« June 2006 Table of Contents
Seafood FAQ: Don’t let malachite green put you in the red
The banned substance is showing up in Asian eel and basa
By Steven Hedlund
June 01, 2006
First it was chloramphenicol. Then it was nitrofurans. Now
it's malachite green, a chemical dye whose name derives from
its iridescent green color, similar to the mineral
Trace amounts of malachite green, a banned substance, are
showing up in farmed seafood products. Since late last year,
the Food and Drug Administration has busted at least four Asian
companies for exporting malachite-green-tainted eel and basa to
the United States.
So far, the emergence of malachite green has received more
press in Canada, where imported eel and locally raised salmon
have tested positive for the substance in recent months. But
the issue is beginning to garner some media interest in the
United States, as the FDA has stepped up inspection of seafood
suspected of containing malachite green.
Not much is known about the substance among importers,
distributors, retailers and restaurateurs, let alone the media
and consumers. Now is an ideal time to learn about malachite
green, before the issue draws more media attention.
Q. What is malachite green?
Malachite green, a triphenylmethane dye, can be used as a
fungicide to treat fungal, bacterial and parasitic infections
in fish and fish eggs.
The substance can also be used to color paper, cotton, wool,
silk, jute and leather. As a result, malachite green can be
found in the effluent of pulp-and-paper mills.
Q. Are there laws governing its use?
The United States, Canada, European Union, Japan and Chile
are among the countries that prohibit the use of malachite
green in food production.
The FDA has a zero-tolerance policy for malachite green and
its metabolite, leucomalachite green, meaning no food
containing any detectable level of the substances can be sold
in the United States.
The FDA tests for malachite green at a sensitivity level of
1 part per billion.
Health Canada in April began testing at a level of 1 ppb on
an interim basis. The European Union and Japan test at levels
of 2 ppb and 5 ppb, respectively.
Q. What are the potential
adverse health effects of
The National Toxicology Program, part of the U.S. Department
of Health and Human Services, published a study in 2005 that
found malachite green didn't cause cancer in female mice but
may cause tumors to form in the liver and thyroid and mammary
glands of female rats.
Canada's Food Safety Network says malachite green poses "no
immediate risk" to human health and notes that it's "very
unlikely" humans will get sick from eating fish containing
trace amounts of malachite green. Health Canada in April
advised the public that "the probability of serious adverse
health consequences associated with daily consumption of fish
containing trace amounts of malachite green and leucomalachite
green is remote."
All three organizations agree that additional research is
necessary to better determine whether malachite green is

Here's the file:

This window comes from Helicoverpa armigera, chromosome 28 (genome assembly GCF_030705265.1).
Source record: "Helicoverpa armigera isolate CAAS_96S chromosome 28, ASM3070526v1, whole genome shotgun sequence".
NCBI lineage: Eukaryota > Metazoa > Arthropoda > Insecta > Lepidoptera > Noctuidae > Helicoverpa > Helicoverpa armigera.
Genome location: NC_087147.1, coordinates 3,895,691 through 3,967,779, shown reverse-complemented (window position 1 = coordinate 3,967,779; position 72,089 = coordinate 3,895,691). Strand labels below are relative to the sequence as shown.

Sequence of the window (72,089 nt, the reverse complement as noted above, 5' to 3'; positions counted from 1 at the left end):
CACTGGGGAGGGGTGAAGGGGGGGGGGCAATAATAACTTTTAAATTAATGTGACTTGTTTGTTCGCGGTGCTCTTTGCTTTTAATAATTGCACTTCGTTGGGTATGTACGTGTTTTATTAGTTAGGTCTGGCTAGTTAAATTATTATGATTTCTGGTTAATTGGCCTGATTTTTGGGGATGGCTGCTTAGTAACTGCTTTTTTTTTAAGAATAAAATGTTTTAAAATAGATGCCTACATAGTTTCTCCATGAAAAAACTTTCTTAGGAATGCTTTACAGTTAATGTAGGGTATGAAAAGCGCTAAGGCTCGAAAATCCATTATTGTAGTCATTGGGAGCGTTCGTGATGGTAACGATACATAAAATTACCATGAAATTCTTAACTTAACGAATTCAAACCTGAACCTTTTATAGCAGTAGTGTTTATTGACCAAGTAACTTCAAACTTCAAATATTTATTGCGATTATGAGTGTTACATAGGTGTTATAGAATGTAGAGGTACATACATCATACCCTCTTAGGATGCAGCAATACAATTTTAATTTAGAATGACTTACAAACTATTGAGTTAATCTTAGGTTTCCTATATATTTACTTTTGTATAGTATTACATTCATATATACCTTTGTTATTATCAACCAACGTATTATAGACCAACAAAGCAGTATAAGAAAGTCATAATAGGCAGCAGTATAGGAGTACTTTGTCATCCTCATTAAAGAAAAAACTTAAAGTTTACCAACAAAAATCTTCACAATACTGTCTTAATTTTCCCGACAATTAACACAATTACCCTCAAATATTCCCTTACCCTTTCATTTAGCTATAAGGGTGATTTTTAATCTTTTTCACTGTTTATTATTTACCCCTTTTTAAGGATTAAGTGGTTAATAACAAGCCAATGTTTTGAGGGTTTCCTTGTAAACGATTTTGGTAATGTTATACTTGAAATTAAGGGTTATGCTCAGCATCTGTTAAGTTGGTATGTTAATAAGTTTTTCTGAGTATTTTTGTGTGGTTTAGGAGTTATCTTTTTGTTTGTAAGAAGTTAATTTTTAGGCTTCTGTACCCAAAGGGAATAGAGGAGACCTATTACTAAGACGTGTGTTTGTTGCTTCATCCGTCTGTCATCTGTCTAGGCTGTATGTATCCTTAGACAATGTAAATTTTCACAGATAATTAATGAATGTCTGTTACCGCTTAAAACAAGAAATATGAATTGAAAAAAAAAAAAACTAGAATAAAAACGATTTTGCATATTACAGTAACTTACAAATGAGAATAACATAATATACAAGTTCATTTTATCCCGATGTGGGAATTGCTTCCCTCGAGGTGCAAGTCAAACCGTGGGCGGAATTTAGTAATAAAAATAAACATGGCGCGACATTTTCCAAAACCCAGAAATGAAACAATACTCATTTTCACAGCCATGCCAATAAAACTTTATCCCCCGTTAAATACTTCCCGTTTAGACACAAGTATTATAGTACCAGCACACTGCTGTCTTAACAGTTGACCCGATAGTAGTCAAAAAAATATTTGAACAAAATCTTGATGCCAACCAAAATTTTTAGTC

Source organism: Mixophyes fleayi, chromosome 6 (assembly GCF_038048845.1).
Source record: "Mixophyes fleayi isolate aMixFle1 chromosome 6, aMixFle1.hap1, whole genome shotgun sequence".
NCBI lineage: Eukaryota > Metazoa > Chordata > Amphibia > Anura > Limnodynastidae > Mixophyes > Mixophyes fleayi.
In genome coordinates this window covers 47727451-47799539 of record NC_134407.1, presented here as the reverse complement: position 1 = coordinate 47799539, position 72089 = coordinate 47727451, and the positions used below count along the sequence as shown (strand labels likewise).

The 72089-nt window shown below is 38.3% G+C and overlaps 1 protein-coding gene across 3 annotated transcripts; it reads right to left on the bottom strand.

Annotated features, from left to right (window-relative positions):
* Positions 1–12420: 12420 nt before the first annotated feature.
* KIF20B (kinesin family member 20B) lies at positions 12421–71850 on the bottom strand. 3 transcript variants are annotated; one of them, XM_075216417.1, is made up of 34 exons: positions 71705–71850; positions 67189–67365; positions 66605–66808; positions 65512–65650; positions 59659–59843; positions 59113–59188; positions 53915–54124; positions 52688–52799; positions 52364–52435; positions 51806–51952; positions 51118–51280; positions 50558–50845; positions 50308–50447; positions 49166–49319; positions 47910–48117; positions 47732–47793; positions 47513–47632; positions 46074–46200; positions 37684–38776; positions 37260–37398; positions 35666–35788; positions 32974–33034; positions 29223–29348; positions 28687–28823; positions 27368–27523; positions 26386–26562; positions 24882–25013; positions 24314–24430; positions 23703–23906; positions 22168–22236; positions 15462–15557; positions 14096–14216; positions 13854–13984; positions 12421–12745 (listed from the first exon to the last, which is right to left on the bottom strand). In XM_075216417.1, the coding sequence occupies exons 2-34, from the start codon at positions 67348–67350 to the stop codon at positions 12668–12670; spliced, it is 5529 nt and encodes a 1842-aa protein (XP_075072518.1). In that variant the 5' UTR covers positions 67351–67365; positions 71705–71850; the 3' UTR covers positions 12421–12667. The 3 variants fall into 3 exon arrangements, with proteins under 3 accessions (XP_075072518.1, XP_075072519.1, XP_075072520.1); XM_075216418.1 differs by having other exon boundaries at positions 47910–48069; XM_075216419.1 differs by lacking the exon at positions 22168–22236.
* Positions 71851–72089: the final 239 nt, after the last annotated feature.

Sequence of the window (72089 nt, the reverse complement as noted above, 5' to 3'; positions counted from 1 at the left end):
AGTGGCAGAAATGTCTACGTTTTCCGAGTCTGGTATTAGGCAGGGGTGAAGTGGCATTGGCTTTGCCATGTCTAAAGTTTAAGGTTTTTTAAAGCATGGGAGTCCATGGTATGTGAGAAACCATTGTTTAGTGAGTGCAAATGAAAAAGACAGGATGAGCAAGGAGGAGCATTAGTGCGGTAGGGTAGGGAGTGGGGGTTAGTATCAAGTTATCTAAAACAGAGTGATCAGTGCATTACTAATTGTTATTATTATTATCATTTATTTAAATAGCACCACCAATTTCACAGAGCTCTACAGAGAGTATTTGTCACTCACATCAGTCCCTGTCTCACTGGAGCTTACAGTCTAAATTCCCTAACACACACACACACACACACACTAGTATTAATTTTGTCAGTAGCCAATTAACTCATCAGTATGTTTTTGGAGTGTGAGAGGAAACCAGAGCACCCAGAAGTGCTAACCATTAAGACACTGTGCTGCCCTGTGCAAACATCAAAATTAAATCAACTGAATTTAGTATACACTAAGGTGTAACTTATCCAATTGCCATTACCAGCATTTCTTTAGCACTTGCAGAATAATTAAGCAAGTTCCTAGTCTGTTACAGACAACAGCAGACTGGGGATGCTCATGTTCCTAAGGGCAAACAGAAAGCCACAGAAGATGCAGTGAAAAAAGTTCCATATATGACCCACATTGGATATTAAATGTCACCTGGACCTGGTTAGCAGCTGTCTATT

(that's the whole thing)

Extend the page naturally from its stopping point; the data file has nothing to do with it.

harmful to human health.
Q. Which seafood items are tested for malachite green?
Catfish is the first seafood item the FDA tested for
malachite green. In fiscal 2005, 160 samples of catfish were
examined, and no residues of malachite green were detected.
In fiscal 2006, the FDA began testing primarily basa, salmon
and eel, in addition to catfish, for malachite green and plans
to inspect a total of 285 samples. Samples are obtained from
cold-storage warehouses, where importers hold product.
As of late May, four Asian companies were listed on the
FDA's Import Alert for shipping malachite-green-tainted seafood
to the United States. Three are Chinese eel exporters, the
other a Vietnamese basa exporter. Two occurred late last year,
the others in April.
The shipments were detained, and the companies are barred
from exporting the products to the United States until they've
been tested and found free of malachite green.
"Cheap, effective and readily available," malachite green is
used in aquaculture in many Asian countries, where the
substance is either legal or the ban on it isn't adequately
enforced, says an FDA official.
The Canadian Food Inspection Agency detected trace amounts
of malachite green (the highest was 0.3 ppb) in samples of
salmon from two British Columbia farms in 2005.
Wild salmon has also tested positive for malachite green in
the past, leading scientists to theorize that the fish were
contaminated by paper-and-pulp mill effluent. The CFIA and
Department of Fisheries and Oceans inspected 99 samples of wild
salmon in 2005, but none contained malachite green.
In March, a Quebec importer voluntarily recalled a Taiwanese
brand of grilled eel after trace amounts of malachite green,
leucomalachite green and nitrofurans were found in samples of
Q. Is demand for testing
on the rise?
SDLq Yes," says Ronald Patton, president of Grobest USA, a
Taiwan-based firm that operates dozens of fish-feed mills and
processing facilities throughout Asia and conducts tests for
"More and more seafood buyers are requesting malachite-green
tests before shipment," Patton
reports. "The problem [in
accommodating the requests] is the extremely high cost of the
Currently, there are two methods used to test seafood for
malachite green: HPLC (high performance liquid chromatography)
and LC/MS/MS (liquid chromatography/mass spectrometry/ mass
Both methods "involve high-
sensitivity equipment, delicate
extraction processes and skilled equipment operation," says
"In short, [you] prepare a test solution from a sample,
prepare standard solutions of malachite green and inject those
solutions into HPLC or LC/MS/MS, then calculate the
malachite-green content," he explains.
Both test methods can detect less than 1 ppb of malachite
green. HPLC takes at least six hours to complete, LC/MS/MS, at